Doxorubicin induces detrusor smooth muscle impairments through myosin dysregulation, leading to a risk of lower urinary tract dysfunction
Nao Iguchi, PhD1, M. İrfan Dönmez, MD1, Alonso Carrasco, Jr., MD2, Duncan Wilcox, MD2, Ricardo Pineda, PhD1, Anna Malykhina, PhD1, Nicholas Cost, MD2.
1University of Colorado AMC, Aurora, CO, USA, 2Children's Hospital Colorado, Aurora, CO, USA.
BACKGROUND: Cytotoxic chemotherapy is the foundation for treating the wide variety of childhood malignancies, however, these therapies are known to have a variety of deleterious side effects. One common chemotherapy used in children, doxorubicin (DOX) is well known to cause cardiotoxicity and cardiomyopathy mainly through oxidative stress. Recent studies revealed that doxorubicin impairs skeletal and smooth muscle function, and contributes to fatigue and abnormal intestinal motility in patients. In this study, we tested the hypothesis that systemic doxorubicin administration also affects detrusor smooth muscle function in the urinary bladder, especially when administered at a young age.
METHODS: Using IACUC approved protocols, we investigated the effects of DOX on the detrusor smooth muscle and bladder function were assessed in BALB/cJ mice that received 6 weekly intravenous injections of doxorubicin (3mg/kg) or saline for the control group. Bladder histology, in vitro evaluation of detrusor contractility, and gene expression studies were performed at 1 week after the last drug administration.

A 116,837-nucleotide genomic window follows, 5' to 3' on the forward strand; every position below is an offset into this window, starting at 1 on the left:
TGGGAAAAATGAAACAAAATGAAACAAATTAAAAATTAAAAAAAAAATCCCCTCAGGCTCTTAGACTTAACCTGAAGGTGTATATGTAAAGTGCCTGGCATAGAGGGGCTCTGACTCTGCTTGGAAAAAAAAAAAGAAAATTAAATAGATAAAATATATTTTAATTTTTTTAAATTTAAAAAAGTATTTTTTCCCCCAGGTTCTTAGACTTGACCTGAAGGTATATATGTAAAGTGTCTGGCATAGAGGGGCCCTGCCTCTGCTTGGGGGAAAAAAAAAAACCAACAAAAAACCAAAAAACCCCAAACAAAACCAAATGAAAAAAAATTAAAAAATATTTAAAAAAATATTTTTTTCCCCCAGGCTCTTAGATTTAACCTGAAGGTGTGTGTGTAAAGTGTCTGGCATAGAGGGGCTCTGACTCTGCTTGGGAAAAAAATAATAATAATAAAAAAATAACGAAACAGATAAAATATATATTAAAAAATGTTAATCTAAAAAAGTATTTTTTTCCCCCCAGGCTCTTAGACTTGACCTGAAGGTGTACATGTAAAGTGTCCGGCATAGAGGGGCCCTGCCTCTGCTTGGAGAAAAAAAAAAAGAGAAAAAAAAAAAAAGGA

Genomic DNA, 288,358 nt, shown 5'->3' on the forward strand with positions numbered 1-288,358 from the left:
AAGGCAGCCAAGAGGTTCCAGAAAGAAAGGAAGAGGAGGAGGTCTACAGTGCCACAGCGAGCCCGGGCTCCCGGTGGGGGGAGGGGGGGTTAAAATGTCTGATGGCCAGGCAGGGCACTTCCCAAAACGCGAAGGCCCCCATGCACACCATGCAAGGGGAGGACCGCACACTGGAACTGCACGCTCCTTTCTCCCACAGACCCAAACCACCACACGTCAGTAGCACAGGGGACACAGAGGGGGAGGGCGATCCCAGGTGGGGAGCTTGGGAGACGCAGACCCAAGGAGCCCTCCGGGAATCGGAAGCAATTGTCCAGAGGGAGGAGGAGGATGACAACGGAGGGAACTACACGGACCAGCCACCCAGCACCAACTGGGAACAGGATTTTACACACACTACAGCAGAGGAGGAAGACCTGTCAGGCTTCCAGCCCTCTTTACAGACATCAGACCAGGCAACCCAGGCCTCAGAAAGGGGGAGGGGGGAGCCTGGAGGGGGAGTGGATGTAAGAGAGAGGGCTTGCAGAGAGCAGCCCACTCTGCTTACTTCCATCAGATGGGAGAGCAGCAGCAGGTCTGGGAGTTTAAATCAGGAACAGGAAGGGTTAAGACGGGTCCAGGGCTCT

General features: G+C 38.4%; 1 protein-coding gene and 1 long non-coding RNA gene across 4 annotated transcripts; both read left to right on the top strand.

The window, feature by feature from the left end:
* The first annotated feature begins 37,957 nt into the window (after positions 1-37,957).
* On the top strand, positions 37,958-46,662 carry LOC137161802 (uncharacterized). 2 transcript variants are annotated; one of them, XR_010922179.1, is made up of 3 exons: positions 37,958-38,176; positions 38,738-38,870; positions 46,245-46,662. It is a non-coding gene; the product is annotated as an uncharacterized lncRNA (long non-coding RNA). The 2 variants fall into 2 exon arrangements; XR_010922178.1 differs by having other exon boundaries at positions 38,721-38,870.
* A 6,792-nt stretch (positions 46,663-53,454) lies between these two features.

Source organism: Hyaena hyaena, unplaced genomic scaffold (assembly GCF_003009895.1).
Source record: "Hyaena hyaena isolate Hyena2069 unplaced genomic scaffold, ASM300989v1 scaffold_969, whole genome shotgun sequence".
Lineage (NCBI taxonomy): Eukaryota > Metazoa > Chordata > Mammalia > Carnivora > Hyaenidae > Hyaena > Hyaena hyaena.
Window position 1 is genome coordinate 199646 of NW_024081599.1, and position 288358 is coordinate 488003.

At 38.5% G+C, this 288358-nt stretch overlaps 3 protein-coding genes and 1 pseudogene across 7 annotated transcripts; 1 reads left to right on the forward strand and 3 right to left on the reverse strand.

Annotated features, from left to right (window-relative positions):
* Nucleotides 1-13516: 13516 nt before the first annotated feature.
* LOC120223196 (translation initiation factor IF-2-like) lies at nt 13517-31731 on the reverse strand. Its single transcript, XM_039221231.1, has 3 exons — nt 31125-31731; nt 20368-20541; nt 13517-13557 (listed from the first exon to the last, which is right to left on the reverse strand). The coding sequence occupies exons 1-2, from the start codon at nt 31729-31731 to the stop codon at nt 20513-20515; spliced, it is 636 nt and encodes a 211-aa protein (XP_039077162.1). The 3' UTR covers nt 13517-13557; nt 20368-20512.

RESULTS: Systemic DOX administration resulted in detrusor smooth muscle hypertrophy by 1.2-fold (p<0.05) and a significant attenuation of detrusor smooth muscle contractility (decreased by 25-32%, p<0.05) followed by a slower relaxation compared to the control group (Figure 1). Gene expression analyses reveled that unlike doxorubicin-induced cardiotoxicity, the bladders from doxorubicin-administered animals showed no changes in oxidative stress markers, instead, downregulation of large conductance/big potassium (BK) channel and altered expression of myosin light chain kinase (Mlck) coincided with reduced myosin light chain phosphorylation (P-Myl9, Figure 2), indicating that DOX-induced DSM dysfunction is mainly myogenic. CONCLUSIONS: The results indicate that in vivo doxorubicin exposure caused detrusor smooth muscle dysfunction by dysregulation of the detrusor contractile-relaxation mechanisms through molecular pathways different from oxidative stress. Since many of the cancer late effects occur years after therapy, our findings suggest increasing awareness that childhood cancer survivors treated with DOX may be at increased risk of bladder dysfunction and accordingly monitor those patients closely.
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